The fate of Cal’s postseason came down to the wire in the last rotation of Saturday’s Regional Finals. With No. 2 Michigan in first place and surprise qualifier No. 16 Ohio St. stuck in fourth, No. 6 Cal and No. 12 UCLA clawed for second the entire night. Going into the third rotation, the Bruins were just 0.225 points behind the Bears.
Only the top two finishers at regionals would advance to the NCAA Championships. For Cal, the difference between second and third meant going home or flying to Fort Worth.
With a season-high vault score, the Bears charged ahead of the Bruins. All six of Cal’s gymnasts scored at least a 9.85 and the team clinched a 49.375 event score. When all was said and done, the Bears clocked out with a 197.750 total score — the second-highest in program history — and secured their third trip to nationals as a team.
While the stakes of the final rotation were obvious to fans, the Bears consciously ignored them. In fact, the blue and gold didn’t check the scoreboard the entire night.
“We had no idea honestly, until we finished with vault,” said co-head coach Justin Howell. “At that point, everyone had the chance to look around the gym and see what was going on.”
Cal’s strategy paid dividends during the night’s most dramatic moment, but its journey to Morgantown began on a calmer note.
The Bears asserted themselves on the first night of regionals with a commanding victory in the semifinal. The blue and gold notched a 197.725, the third-highest score in school history, en route to a first-place finish. Their historic score dwarfed the competition: Second-place Ohio State was 1.2 points behind Cal.
Highlights from night one included senior Emi Watterson’s near-perfect bars routine. Watterson capped off the Bears’ signature event with a 9.975, pushing the team to an overall score of 49.6.
The judges awarded Watterson the highest score of the night, and co-head coach Elisabeth Crandall-Howell thought her routine was virtually flawless.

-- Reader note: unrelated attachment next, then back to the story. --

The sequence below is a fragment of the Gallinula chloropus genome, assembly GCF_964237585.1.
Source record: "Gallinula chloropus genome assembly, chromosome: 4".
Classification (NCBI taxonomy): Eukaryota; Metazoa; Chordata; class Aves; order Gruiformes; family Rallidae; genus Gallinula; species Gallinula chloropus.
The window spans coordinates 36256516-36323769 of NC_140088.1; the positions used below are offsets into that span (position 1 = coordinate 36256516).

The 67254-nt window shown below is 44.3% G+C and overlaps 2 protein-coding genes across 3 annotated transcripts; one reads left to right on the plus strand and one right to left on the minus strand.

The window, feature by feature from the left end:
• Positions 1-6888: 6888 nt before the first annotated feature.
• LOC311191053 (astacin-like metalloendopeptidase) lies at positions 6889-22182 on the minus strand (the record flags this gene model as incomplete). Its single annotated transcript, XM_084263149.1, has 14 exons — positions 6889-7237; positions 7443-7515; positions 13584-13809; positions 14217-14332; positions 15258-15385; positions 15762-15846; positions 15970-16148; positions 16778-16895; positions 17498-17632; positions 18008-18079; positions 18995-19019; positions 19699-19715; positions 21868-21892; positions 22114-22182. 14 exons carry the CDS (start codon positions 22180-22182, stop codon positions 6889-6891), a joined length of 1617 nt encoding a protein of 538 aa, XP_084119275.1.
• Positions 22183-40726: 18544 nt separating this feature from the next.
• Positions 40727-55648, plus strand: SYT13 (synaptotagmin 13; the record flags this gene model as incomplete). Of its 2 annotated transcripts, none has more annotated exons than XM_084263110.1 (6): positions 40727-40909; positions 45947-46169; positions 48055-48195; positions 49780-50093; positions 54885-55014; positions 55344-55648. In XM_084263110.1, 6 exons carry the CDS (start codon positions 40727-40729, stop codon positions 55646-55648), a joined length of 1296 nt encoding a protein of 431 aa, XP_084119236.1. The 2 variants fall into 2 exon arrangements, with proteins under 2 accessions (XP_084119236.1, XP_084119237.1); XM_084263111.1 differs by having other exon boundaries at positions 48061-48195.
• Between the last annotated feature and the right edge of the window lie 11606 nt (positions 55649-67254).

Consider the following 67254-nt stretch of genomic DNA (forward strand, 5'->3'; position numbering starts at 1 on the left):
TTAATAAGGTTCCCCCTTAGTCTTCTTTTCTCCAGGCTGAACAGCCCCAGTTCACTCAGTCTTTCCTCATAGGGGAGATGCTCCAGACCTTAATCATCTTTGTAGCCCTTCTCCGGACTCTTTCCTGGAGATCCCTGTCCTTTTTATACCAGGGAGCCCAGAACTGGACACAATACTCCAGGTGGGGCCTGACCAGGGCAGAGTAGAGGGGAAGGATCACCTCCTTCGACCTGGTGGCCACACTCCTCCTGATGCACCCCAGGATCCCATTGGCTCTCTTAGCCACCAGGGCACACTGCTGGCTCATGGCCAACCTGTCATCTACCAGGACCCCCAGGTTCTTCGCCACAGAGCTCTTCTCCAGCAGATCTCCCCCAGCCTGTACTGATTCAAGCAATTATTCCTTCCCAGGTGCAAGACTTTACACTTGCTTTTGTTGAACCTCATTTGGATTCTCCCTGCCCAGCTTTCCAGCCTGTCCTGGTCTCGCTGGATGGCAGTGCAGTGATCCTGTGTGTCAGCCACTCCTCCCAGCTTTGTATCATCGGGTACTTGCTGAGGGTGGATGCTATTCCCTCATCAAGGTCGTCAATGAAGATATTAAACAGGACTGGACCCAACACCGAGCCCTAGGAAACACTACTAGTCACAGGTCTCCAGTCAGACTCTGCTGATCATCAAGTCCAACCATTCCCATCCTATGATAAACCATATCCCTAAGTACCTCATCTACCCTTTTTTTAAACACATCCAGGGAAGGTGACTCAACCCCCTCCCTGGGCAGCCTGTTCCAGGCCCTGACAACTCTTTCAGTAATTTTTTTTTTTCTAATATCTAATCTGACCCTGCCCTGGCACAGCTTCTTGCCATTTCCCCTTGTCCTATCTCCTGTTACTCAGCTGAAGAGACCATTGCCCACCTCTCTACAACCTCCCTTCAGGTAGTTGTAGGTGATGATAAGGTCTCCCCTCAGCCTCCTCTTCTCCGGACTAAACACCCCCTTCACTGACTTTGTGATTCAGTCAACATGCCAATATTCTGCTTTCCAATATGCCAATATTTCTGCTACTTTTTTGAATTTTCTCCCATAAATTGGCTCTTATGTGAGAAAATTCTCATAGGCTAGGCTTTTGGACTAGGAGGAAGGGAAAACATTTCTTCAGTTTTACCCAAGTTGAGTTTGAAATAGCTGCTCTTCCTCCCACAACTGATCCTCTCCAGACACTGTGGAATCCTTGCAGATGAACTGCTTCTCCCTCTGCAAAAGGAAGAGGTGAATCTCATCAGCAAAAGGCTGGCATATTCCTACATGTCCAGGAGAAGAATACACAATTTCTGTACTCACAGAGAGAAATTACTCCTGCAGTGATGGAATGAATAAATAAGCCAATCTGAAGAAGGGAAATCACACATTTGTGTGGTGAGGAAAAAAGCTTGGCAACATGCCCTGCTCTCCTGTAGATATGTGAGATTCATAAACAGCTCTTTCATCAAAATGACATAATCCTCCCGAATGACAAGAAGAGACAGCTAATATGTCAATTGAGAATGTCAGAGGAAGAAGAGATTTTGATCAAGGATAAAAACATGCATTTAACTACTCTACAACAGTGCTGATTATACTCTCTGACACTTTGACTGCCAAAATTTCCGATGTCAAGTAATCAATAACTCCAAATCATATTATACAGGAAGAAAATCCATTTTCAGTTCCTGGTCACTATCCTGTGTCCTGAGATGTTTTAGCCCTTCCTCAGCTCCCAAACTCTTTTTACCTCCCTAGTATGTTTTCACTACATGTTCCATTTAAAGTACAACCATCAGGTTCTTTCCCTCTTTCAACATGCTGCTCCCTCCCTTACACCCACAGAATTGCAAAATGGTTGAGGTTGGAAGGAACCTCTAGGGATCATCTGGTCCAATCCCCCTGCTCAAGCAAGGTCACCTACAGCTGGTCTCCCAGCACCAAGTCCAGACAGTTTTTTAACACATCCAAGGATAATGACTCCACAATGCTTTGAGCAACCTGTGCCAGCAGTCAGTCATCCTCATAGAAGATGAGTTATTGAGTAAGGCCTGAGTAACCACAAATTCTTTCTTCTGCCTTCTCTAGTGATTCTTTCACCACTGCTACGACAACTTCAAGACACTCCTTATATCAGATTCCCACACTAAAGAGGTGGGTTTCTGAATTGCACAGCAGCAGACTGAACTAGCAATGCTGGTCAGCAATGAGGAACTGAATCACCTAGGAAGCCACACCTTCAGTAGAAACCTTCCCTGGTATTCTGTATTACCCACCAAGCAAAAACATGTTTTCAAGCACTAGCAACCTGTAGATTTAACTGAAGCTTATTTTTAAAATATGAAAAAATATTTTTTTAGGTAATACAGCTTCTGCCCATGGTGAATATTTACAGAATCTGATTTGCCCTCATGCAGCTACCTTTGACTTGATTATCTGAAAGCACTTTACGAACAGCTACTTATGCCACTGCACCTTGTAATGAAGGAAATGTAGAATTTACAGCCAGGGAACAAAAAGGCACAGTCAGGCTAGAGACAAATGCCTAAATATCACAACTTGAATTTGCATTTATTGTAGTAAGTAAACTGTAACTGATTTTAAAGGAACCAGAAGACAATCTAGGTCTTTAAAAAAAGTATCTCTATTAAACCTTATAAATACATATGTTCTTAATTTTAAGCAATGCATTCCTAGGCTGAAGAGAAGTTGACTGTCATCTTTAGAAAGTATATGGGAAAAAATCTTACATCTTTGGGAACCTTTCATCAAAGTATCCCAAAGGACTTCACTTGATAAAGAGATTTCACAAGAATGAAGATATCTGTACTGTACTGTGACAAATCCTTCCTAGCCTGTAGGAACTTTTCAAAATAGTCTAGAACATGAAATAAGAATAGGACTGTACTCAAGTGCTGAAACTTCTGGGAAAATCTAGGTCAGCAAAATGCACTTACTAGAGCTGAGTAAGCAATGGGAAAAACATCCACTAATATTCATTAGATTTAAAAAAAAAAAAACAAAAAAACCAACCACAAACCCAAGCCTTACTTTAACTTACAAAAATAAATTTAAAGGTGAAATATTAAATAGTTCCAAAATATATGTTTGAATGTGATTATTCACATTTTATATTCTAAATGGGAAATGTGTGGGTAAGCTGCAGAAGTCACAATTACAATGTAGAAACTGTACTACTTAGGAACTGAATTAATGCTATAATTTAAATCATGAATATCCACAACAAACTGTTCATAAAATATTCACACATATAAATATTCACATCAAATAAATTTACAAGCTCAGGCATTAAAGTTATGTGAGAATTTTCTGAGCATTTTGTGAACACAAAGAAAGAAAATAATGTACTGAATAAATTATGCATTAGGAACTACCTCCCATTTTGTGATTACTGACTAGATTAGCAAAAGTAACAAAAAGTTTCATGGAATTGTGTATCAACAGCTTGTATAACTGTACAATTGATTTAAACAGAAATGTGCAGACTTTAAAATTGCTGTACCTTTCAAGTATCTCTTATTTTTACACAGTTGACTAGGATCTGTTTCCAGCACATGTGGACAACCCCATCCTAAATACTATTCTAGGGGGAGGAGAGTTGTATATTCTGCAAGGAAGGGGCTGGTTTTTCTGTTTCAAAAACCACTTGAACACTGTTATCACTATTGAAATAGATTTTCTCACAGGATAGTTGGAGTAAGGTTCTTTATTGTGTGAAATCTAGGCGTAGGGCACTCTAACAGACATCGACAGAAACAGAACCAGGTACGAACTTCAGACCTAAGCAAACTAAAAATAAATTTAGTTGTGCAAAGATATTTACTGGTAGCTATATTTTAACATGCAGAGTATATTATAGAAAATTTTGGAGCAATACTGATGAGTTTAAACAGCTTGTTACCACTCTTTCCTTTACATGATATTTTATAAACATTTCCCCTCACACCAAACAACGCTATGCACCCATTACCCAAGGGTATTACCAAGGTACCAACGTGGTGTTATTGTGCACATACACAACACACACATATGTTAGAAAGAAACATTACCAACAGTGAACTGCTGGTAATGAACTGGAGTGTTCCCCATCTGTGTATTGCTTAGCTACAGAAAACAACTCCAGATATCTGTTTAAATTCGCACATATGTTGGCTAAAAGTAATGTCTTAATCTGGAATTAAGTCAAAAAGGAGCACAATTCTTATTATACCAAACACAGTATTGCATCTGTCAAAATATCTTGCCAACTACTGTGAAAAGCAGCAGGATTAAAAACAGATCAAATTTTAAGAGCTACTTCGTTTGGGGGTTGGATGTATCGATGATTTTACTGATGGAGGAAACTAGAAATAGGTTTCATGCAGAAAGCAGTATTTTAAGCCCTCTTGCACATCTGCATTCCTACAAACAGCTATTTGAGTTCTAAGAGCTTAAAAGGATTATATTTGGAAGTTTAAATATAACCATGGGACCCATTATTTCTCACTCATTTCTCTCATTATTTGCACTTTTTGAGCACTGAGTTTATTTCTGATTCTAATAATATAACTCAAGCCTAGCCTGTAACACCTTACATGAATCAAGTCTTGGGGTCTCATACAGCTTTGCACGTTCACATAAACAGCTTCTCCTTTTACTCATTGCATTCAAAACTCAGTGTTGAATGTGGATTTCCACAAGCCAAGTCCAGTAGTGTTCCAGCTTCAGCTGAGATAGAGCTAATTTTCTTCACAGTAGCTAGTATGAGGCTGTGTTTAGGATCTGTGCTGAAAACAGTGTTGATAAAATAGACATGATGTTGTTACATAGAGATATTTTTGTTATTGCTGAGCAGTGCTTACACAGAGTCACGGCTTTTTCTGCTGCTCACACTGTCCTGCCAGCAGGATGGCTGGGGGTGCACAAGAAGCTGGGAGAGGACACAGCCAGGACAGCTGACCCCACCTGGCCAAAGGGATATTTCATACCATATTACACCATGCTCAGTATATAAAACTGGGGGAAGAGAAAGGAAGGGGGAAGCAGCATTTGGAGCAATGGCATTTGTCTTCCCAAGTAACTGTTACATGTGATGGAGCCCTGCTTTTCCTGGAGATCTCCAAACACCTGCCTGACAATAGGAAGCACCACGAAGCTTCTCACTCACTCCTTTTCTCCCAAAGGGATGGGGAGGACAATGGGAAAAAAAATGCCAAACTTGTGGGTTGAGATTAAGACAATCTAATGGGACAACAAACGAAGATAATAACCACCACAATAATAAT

“[Her] bar routine was amazing,” Crandall-Howell said. “I’m not exactly sure where the deduction was.”
Regardless, the walk-on senior still holds three of the program’s top six scores. Additionally, Cal remains the No. 1 bar team in the country.
In contrast to Friday’s comfortable victory at the regional semifinal, the Bears got off to a shaky start in their signature event Saturday.
Although sophomore Nevaeh DeSouza, freshman Andi Li and Watterson all scored above 9.9, the Bears team score, 49.425, was their lowest score of the postseason. The Bears had hoped to build a solid lead at Regional Finals with a strong performance in bars but ultimately could not do so.
After a nail-biting first rotation, the Bruins and the Bears were tied for second. As Michigan began to pull away with three scores higher than 9.95 on bars, Cal found its footing on the balance beam. Led by DeSouza and junior Maya Bordas’ 9.925s, the Bears coasted to the third-best beam routine score in school history.
With a small lead over UCLA, Cal remained in second place going into the third rotation.
On the floor, it was senior Kyana George who shined. She scored a 9.950 pushing the Bears to an event score of 49.5, their highest of the night.
With a clutch vault rotation, the Bears solidified their spot in the NCAA Championships, forcing the Bruins out of nationals for the first time since 2006.
Since the regular season began, Cal’s coaching staff has maintained that the postseason is their team’s first priority. After narrowly missing NCAA Championships in 2019 and being forced to abandon their postseason dreams in 2020, the Bears were hungry for a trip to nationals in 2021.
“We told them at the end of the night, ‘This one is special,’” Howell said. “Considering the difficulty of this year, with the global pandemic and other challenges, this one means a lot. We are incredibly proud of our team.”
The Bears will fly to Fort Worth to compete at the NCAA Championships Semifinals on April 16. If they advance to the final round, they will compete again on April 17. Fans can catch the Bears in action on ESPN2 (semifinals) and ABC (finals).
Aiko Sudijono covers women’s gymnastics. Contact her at firstname.lastname@example.org.